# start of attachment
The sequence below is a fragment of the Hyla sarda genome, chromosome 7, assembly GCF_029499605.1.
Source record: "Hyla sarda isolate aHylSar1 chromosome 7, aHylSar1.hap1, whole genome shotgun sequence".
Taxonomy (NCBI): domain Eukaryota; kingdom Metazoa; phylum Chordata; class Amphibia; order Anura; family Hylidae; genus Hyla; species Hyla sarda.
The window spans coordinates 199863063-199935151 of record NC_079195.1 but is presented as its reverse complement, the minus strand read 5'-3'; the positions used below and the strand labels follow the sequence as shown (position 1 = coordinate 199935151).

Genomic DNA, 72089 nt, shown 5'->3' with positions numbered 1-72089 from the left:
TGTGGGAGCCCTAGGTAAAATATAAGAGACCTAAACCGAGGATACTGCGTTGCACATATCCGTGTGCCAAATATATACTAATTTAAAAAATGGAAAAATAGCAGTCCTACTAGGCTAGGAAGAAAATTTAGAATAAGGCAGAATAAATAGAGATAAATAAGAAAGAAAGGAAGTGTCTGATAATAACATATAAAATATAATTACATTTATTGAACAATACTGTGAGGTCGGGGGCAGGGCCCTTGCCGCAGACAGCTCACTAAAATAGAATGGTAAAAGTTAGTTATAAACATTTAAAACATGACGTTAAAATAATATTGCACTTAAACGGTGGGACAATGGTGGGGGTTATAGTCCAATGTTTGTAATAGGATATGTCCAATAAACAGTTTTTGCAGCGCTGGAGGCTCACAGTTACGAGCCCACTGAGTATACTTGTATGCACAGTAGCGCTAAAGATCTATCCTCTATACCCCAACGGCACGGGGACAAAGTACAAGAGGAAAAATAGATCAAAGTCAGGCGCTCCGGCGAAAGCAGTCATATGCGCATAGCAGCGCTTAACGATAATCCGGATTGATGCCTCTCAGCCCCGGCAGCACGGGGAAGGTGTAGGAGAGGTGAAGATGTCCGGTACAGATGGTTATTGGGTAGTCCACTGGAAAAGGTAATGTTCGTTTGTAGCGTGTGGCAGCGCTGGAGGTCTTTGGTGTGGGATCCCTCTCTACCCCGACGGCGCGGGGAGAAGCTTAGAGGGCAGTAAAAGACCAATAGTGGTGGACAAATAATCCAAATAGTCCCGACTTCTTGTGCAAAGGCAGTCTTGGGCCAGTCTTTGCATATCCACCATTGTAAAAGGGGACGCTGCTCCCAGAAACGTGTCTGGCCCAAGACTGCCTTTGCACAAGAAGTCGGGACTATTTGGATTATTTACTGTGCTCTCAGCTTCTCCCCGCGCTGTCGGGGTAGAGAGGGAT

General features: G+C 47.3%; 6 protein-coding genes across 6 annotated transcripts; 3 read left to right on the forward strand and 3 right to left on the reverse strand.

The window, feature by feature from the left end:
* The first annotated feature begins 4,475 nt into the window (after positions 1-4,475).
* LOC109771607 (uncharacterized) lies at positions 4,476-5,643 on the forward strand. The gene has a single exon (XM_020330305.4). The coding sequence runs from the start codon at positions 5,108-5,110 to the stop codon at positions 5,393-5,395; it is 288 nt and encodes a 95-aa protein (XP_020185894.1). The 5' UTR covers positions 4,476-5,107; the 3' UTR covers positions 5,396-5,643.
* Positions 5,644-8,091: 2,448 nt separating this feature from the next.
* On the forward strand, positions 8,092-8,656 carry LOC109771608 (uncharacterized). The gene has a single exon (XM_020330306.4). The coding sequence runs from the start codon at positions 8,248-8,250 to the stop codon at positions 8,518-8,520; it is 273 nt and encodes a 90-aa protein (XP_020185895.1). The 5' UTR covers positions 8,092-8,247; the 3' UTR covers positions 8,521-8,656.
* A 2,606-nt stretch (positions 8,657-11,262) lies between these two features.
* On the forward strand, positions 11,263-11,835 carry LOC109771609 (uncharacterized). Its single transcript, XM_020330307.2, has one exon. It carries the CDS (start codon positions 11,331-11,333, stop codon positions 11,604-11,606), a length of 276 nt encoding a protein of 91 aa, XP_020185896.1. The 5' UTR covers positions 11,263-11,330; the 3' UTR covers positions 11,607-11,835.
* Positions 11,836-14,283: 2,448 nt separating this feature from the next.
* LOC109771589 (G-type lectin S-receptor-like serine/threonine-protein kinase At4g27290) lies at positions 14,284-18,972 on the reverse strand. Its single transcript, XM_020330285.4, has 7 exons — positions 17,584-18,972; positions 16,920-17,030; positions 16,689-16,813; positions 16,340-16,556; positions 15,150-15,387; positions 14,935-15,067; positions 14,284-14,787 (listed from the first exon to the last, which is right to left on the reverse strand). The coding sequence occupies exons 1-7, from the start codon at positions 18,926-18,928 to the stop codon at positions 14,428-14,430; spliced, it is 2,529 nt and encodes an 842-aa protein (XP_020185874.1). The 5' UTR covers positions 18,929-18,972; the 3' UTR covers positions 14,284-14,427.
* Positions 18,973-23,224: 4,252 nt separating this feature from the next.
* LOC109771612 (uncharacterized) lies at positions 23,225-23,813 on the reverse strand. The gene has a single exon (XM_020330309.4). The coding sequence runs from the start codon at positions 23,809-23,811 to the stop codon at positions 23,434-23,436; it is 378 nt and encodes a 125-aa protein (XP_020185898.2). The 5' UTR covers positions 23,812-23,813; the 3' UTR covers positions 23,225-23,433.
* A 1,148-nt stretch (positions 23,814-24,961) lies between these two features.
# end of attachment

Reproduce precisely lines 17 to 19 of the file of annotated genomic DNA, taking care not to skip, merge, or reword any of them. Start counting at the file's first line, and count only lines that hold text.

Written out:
* Positions 18,973-23,224: 4,252 nt separating this feature from the next.
* LOC109771612 (uncharacterized) lies at positions 23,225-23,813 on the reverse strand. The gene has a single exon (XM_020330309.4). The coding sequence runs from the start codon at positions 23,809-23,811 to the stop codon at positions 23,434-23,436; it is 378 nt and encodes a 125-aa protein (XP_020185898.2). The 5' UTR covers positions 23,812-23,813; the 3' UTR covers positions 23,225-23,433.
* A 1,148-nt stretch (positions 23,814-24,961) lies between these two features.